Thursday’s news links – Aug. 5, 2021

If a Vaccine Resistant Covid Strain Develops, Will Dr. Fauci Pay Any Price? Common Dreams

The idea that millions of people will needlessly die because our political leaders did not want to jeopardize the profits of the pharmaceutical industry is too horrible to be aired in places like the New York Times, Washington Post, and National Public Radio.

Mexico Files Historic Lawsuit Against US Gun Companies Fueling Cartel Carnage Common Dreams

The first-of-its-kind suit alleges U.S. weapons firms “design, market, distribute, and sell guns in ways they know routinely arm the drug cartels in Mexico.”

Watch a Never-Before-Aired James Baldwin Interview From 1979 Esquire

Buried by ABC at the time, the segment reveals a unique glimpse into Baldwin’s private life—as well as his resounding criticism about white fragility, as blisteringly relevant today as it was in 1979.

Park Slope Shop Closes After Staff Walkout Over BLM Sign Removal Patch

Athletes Break Down Under Extreme Heat at the Olympics Gizmodo

New York City’s Vaccine Passport Plan Renews Online Privacy Debate NYTimes

Note: How to prevent COVID app privacy abuses This should be obvious, but the best way to avoid “privacy creep” and privacy abuses — whether intentional or accidental — in COVID apps is to NOT USE THOSE APPS AT ALL. If you need to prove vaccination, show your paper record. Sometimes hi-tech is the wrong approach.
Indigenous Peoples

Native Attorney Tara Houska ‘People were shot in their faces, a young woman’s head was split open.’ Brutal arrests at Enbridge’s Line 3 Minnesota


Insight into protests in Cuba Richard Medhurst speaks with Marlen Redondo, the Chargée d’Affaires of the Republic of Cuba’s Embassy and Permanent Mission to the United Nations in Vienna


Exclusive: Juan Guaidó paid UK legal fees with looted Venezuelan money The Canary


Palestinians Reject Israeli Court’s Deal That Would Put Them at “Mercy of Settlers” in Sheikh Jarrah Democracy Now


China vows to hit back at US$750 million US arms sale to Taiwan South China Morning Post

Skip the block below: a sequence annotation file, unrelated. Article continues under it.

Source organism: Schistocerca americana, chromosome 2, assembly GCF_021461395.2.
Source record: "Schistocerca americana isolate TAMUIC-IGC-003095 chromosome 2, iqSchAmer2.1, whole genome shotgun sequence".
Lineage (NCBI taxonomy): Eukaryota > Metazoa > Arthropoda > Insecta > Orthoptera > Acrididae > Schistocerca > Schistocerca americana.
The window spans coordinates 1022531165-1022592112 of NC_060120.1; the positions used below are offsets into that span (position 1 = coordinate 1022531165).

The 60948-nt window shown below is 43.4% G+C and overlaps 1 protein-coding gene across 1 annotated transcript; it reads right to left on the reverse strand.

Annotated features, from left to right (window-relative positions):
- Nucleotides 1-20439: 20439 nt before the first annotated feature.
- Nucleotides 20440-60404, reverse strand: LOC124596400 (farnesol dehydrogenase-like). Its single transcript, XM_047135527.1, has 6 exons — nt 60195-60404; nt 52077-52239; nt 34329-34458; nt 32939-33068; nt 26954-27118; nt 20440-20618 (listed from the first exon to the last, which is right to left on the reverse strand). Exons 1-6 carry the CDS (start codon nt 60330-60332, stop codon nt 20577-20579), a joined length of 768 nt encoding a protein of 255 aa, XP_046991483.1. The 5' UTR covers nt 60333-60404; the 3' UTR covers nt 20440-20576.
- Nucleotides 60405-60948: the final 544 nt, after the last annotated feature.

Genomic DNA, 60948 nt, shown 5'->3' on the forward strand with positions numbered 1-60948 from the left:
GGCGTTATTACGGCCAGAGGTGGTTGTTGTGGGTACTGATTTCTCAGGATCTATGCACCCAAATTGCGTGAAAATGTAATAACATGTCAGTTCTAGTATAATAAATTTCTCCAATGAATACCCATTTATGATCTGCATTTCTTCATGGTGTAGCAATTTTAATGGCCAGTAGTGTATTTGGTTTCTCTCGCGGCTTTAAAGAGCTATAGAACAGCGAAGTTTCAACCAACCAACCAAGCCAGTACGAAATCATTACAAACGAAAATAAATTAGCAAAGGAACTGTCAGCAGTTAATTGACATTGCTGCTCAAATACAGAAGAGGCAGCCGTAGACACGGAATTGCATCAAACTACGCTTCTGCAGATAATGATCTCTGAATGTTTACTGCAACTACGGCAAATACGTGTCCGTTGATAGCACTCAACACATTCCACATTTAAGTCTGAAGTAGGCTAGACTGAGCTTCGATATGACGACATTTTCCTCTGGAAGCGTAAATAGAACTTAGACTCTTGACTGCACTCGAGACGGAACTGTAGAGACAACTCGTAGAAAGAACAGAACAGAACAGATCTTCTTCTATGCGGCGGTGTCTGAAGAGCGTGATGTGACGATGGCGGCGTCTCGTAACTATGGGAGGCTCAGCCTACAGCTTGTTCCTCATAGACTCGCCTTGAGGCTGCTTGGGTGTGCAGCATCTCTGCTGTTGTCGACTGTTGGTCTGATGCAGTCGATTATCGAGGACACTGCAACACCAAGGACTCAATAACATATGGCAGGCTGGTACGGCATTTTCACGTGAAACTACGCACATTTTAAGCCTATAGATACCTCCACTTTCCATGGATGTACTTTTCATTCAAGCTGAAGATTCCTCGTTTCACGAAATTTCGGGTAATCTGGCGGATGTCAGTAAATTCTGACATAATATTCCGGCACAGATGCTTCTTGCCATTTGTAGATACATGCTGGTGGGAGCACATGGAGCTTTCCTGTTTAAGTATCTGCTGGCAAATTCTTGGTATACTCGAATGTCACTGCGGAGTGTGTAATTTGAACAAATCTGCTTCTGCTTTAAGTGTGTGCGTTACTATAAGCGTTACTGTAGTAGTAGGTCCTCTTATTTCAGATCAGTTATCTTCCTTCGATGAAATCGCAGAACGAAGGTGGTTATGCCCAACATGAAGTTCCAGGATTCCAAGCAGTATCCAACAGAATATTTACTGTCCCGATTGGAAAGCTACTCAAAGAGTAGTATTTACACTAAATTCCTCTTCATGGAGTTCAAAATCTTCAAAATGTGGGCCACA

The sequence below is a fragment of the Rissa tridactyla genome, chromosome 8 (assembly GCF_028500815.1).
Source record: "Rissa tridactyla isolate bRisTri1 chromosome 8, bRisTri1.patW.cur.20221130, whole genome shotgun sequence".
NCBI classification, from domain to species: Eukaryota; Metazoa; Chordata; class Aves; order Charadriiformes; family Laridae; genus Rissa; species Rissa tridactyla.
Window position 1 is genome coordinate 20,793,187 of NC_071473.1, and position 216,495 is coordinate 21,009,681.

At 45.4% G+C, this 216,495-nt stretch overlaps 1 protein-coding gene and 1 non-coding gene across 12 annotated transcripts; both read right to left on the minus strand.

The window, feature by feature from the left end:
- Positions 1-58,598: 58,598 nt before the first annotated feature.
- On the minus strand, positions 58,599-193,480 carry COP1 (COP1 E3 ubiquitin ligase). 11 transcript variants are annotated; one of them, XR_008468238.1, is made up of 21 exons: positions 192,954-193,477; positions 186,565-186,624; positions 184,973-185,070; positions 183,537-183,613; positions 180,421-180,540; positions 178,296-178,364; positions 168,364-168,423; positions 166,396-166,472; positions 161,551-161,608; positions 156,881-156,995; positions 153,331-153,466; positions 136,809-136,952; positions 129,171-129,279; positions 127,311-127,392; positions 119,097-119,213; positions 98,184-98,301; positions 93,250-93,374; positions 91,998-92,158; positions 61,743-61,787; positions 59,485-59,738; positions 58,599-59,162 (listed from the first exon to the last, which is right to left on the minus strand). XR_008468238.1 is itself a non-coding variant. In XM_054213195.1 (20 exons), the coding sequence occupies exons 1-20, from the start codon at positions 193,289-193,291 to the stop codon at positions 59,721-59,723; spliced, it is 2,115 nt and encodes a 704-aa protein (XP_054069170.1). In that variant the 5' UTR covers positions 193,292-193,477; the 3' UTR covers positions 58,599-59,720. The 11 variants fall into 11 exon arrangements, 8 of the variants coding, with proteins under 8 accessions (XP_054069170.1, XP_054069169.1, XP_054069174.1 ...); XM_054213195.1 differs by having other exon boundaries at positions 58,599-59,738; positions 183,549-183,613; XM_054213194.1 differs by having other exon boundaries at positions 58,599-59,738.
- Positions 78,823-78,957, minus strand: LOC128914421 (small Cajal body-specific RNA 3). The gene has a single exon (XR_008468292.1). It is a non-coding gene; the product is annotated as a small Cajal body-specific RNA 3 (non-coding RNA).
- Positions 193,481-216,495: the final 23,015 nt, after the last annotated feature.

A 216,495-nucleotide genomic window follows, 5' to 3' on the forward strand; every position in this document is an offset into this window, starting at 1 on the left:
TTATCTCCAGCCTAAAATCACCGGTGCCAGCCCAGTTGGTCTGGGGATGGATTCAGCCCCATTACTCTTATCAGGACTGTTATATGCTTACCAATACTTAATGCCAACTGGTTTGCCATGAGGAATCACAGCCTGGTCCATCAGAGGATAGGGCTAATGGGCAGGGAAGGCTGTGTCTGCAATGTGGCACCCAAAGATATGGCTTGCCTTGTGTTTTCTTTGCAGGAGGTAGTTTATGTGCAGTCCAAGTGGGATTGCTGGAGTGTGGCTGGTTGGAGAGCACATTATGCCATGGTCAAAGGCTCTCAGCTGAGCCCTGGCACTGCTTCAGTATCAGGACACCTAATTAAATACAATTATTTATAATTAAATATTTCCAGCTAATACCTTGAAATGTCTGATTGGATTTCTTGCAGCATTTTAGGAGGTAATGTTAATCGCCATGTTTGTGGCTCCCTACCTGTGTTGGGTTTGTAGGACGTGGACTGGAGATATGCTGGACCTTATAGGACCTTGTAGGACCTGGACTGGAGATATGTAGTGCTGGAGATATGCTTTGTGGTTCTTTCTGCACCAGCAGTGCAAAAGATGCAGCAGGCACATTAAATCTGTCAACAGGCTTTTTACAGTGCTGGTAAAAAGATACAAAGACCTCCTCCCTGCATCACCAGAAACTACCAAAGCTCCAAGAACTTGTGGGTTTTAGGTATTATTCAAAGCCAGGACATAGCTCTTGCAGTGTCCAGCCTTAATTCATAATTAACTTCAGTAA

The New Cold War on China John Bellamy Foster

On March 24, 2021, a high-profile article proclaiming “There Will Not Be a New Cold War” appeared in Foreign Affairs, the flagship publication of the Council on Foreign Relations, the principal think tank for U.S. grand strategy. The author, Thomas Christensen, a professor of international affairs at Columbia University and former deputy assistant secretary of state for East Asian and Pacific affairs in the George W. Bush administration, went so far as to acknowledge that “the [Donald] Trump administration basically declared a cold war on China.” Nevertheless, no New Cold War, Christensen optimistically indicated, would actually materialize, since Washington under Joe Biden would presumably back away from Trump’s extreme policies toward China given its “vital position in the global value chain.” …

[D]ays before Christensen’s Foreign Affairs article went to print declaring that there would be no New Cold War, the Biden administration made it clear that it not only intended to continue the New Cold War, but to accelerate it, pushing it to greater heights. This was evident in the first high-level bilateral talks between the United States and the Peoples’ Republic of China following the election of Biden as U.S. president, held on March 18, 2021, in the Captain Cook Hotel in downtown Anchorage, with U.S. secretary of state Antony Blinken and national security advisor Jake Sullivan sitting across from China’s director of the Office of the Central Commission for Foreign Affairs Yang Jiechi and Chinese foreign minister Wang Yi. …

The chief mechanism for defeating China was spelled out in 2017 by Harvard foreign policy analyst Graham Allison, a member of the Council on Foreign Relations, in his book Destined for War: Can America Escape the Thucydides Trap?, a work highly praised by Biden, former U.S. secretary of state Henry Kissinger, and former CIA director and former commander of the U.S. Central Command David Petraeus.

40 Years of Capitalist Loan Conditions Have Made Covid Worse Tribune

The Global South’s pandemic response has been hamstrung by mountains of global debt – but also by the neoliberalism it had to accept to get loans in the first place.

See yesterday’s news links here

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